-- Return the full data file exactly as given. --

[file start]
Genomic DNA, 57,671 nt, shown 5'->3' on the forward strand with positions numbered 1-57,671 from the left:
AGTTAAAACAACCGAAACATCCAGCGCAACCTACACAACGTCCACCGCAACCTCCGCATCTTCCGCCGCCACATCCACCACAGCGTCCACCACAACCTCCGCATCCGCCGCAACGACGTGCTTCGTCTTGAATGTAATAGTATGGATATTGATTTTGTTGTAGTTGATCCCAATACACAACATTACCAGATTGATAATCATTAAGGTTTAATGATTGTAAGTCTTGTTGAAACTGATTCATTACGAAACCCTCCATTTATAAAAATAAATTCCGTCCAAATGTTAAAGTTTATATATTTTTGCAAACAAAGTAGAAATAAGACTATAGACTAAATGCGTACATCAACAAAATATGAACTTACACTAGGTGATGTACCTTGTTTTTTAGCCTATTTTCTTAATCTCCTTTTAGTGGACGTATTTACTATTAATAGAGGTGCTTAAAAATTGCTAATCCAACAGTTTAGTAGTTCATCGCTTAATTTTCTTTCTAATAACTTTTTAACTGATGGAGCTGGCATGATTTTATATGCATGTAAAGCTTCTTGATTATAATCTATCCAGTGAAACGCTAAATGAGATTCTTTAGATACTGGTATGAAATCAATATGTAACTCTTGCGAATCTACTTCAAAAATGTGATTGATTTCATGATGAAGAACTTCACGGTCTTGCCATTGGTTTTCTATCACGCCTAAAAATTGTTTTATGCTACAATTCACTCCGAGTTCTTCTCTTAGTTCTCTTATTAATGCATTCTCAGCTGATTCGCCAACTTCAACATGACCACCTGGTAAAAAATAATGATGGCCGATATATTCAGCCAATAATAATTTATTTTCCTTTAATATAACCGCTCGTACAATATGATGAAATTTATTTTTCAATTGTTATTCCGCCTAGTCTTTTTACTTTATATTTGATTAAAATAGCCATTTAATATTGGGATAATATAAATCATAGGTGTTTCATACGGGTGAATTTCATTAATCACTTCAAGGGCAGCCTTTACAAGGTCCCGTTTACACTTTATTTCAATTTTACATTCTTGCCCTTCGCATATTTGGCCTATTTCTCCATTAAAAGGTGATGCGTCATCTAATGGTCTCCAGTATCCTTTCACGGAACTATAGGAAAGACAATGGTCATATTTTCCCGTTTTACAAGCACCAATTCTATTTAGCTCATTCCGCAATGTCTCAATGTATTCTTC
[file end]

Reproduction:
Genomic DNA, 57,671 nt, shown 5'->3' on the forward strand with positions numbered 1-57,671 from the left:
AGTTAAAACAACCGAAACATCCAGCGCAACCTACACAACGTCCACCGCAACCTCCGCATCTTCCGCCGCCACATCCACCACAGCGTCCACCACAACCTCCGCATCCGCCGCAACGACGTGCTTCGTCTTGAATGTAATAGTATGGATATTGATTTTGTTGTAGTTGATCCCAATACACAACATTACCAGATTGATAATCATTAAGGTTTAATGATTGTAAGTCTTGTTGAAACTGATTCATTACGAAACCCTCCATTTATAAAAATAAATTCCGTCCAAATGTTAAAGTTTATATATTTTTGCAAACAAAGTAGAAATAAGACTATAGACTAAATGCGTACATCAACAAAATATGAACTTACACTAGGTGATGTACCTTGTTTTTTAGCCTATTTTCTTAATCTCCTTTTAGTGGACGTATTTACTATTAATAGAGGTGCTTAAAAATTGCTAATCCAACAGTTTAGTAGTTCATCGCTTAATTTTCTTTCTAATAACTTTTTAACTGATGGAGCTGGCATGATTTTATATGCATGTAAAGCTTCTTGATTATAATCTATCCAGTGAAACGCTAAATGAGATTCTTTAGATACTGGTATGAAATCAATATGTAACTCTTGCGAATCTACTTCAAAAATGTGATTGATTTCATGATGAAGAACTTCACGGTCTTGCCATTGGTTTTCTATCACGCCTAAAAATTGTTTTATGCTACAATTCACTCCGAGTTCTTCTCTTAGTTCTCTTATTAATGCATTCTCAGCTGATTCGCCAACTTCAACATGACCACCTGGTAAAAAATAATGATGGCCGATATATTCAGCCAATAATAATTTATTTTCCTTTAATATAACCGCTCGTACAATATGATGAAATTTATTTTTCAATTGTTATTCCGCCTAGTCTTTTTACTTTATATTTGATTAAAATAGCCATTTAATATTGGGATAATATAAATCATAGGTGTTTCATACGGGTGAATTTCATTAATCACTTCAAGGGCAGCCTTTACAAGGTCCCGTTTACACTTTATTTCAATTTTACATTCTTGCCCTTCGCATATTTGGCCTATTTCTCCATTAAAAGGTGATGCGTCATCTAATGGTCTCCAGTATCCTTTCACGGAACTATAGGAAAGACAATGGTCATATTTTCCCGTTTTACAAGCACCAATTCTATTTAGCTCATTCCGCAATGTCTCAATGTATTCTTC